FanPost

Why MSU Does Not Run a Plain Vanilla Run-First Offense, Part 1: Run-Pass Balance as Indicator of Game Strategy

(Update: Part 2 of CPT Hoolie's analysis is here.  Well done, sir. - KJ)

(Bumped to the front. I've had this idea for a while, but didn't know how to go about verifying it.  Great info and a great post. - Pete)

I was surprised like many of you at the analysis provided by  The Rivalry, Esq showing MSU was 5th -- 5th! -- in the Big 10 in pass attempts last year.  I've heard in many places that last season's Spartan offense was a plain vanilla, rush-happy, Ringer-first, "pile into the line" offense. The logical conclusion of this being that, without Ringer, MSU's offense will be much worse this year since MSU lacks a "home run" or "workhorse" back.

From the few games I actually got to watch (don't get too many MSU games here in Texas) I remember plenty of "Ringer into the line" plays, but also screens, misdirections, fumblerooskies, and other assorted trickery. For example, see MGoBlog's tremendous "Upon Further Review" charting from the MSU-UM game:  lots of shotgun 3- and 4-wide, fly pattern from I-formation big on 1st and 10, end around from ace big, etc., etc.

I decided to do some analysis with the help of CFBStats.com.

Michigan State, a supposed "run-oriented offense", ran the ball 56% of all plays from scrimmage.  By way of comparison, Michigan, a "spread & shred" offense, ran 57%.  So, I dug deeper and looked at the overall rushing offense leader's run-pass balance to determine what a true "run first" offense's play balance.  I threw out Navy, which has deliberately forsaken the pass, settling on Oregon.  Oregon's run-pass balance is 61%-39%.  [At the other extreme, Texas Tech, an undisputed pass-happy offense, has a run-pass balance of 32%-68%, although I understand that Mike Leach considers screens, shovel passes, and such other behind-the-LOS-passes as running plays.]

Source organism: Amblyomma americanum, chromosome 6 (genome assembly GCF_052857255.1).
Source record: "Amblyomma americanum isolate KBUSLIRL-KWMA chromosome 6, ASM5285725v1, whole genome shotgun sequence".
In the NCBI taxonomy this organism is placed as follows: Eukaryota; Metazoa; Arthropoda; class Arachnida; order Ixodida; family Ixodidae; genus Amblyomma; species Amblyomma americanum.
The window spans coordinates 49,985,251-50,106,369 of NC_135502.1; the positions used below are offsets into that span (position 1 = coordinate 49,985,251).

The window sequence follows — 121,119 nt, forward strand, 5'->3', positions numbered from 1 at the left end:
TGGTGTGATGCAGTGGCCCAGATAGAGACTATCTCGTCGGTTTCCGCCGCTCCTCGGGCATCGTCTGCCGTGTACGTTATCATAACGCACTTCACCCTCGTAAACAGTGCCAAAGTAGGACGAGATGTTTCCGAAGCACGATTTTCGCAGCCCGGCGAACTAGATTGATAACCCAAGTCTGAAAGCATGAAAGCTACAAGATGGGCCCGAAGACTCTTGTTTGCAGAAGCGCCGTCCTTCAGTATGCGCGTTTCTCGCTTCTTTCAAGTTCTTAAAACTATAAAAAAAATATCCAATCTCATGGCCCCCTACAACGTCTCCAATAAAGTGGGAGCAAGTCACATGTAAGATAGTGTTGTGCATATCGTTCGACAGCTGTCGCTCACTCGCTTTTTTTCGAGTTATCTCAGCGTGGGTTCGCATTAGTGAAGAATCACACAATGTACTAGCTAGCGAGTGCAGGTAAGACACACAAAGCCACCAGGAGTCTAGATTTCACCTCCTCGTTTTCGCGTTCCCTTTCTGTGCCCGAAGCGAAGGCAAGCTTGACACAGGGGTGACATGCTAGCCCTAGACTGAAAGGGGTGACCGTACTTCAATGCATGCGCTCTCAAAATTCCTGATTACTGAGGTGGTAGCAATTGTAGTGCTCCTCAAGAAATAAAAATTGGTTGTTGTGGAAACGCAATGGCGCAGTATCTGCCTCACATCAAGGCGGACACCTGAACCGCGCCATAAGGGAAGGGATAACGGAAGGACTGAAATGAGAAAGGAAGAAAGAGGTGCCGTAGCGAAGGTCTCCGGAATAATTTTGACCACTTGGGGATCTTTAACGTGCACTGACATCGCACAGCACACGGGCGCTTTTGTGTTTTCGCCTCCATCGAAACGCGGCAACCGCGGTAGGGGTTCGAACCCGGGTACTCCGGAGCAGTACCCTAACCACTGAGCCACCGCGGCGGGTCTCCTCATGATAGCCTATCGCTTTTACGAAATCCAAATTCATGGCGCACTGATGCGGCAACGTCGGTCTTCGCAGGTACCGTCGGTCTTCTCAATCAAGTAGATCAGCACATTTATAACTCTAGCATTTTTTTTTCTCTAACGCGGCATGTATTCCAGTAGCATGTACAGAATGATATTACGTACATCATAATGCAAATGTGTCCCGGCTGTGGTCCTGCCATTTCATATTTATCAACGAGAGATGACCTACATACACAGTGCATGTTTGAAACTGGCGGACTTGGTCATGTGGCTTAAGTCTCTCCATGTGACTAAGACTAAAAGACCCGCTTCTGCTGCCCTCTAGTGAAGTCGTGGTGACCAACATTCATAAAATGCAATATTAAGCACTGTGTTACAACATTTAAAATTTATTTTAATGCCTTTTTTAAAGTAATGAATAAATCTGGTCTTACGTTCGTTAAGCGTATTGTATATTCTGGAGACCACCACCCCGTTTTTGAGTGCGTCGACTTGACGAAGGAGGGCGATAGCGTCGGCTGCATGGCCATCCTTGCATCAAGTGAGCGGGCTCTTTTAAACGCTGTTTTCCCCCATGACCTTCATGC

[One note on the statistics:  I am aware that the CFB stats count a sack as a run, when rightfully for this analysis it should be a pass attempt.  Since the situational stats don't account sacks by situation, I can't adjust the run-pass play selection balance without going through each game log, but the result would surely adjust the balance slightly more in favor of the pass.] 

I was interested in the situational stats provided by CFBStats.  Play selection by quarter seemed to have low correlation.  Much more telling was play selection by game score.

T2ev_medium

via img.imagedash.com

 

As you can see, Michigan State has a greater tendency to run when tied or leading (and an incredible 87.5% tendency to run when leading by 2 or more TDs).  This is is not necessarily some devotion to neanderthal, smash-mouth football.  Rather, it shows a deliberate, low-variance, ball control strategy, used to choke the life out of the game when leading and skewing the overall run/pass balance toward run.

However, when the game is still in doubt (i.e., leads by a touchdown or less, is tied, or trails by a touchdown or less), MSU's run-pass balance tips to "pass" when trailing by a touchdown or less.  By contrast, Oregon is more likely to run than pass even when the game is still in doubt; in fact, Oregon's run-pass balance doesn't tip to "pass" until Oregon is trailing by more than a touchdown.

2edn_medium

via img.imagedash.com

 

So, I submit that MSU does not use a run-first offense, but has a good mix of run and pass which adjusts heavily dependent on the game situation by score.

Next:  So what about the "plain vanilla" and all the "Ringer into the line" plays?

This is a FanPost, written by a member of the TOC community. It does not represent the official positions of The Only Colors, Inc.--largely because we have no official positions.

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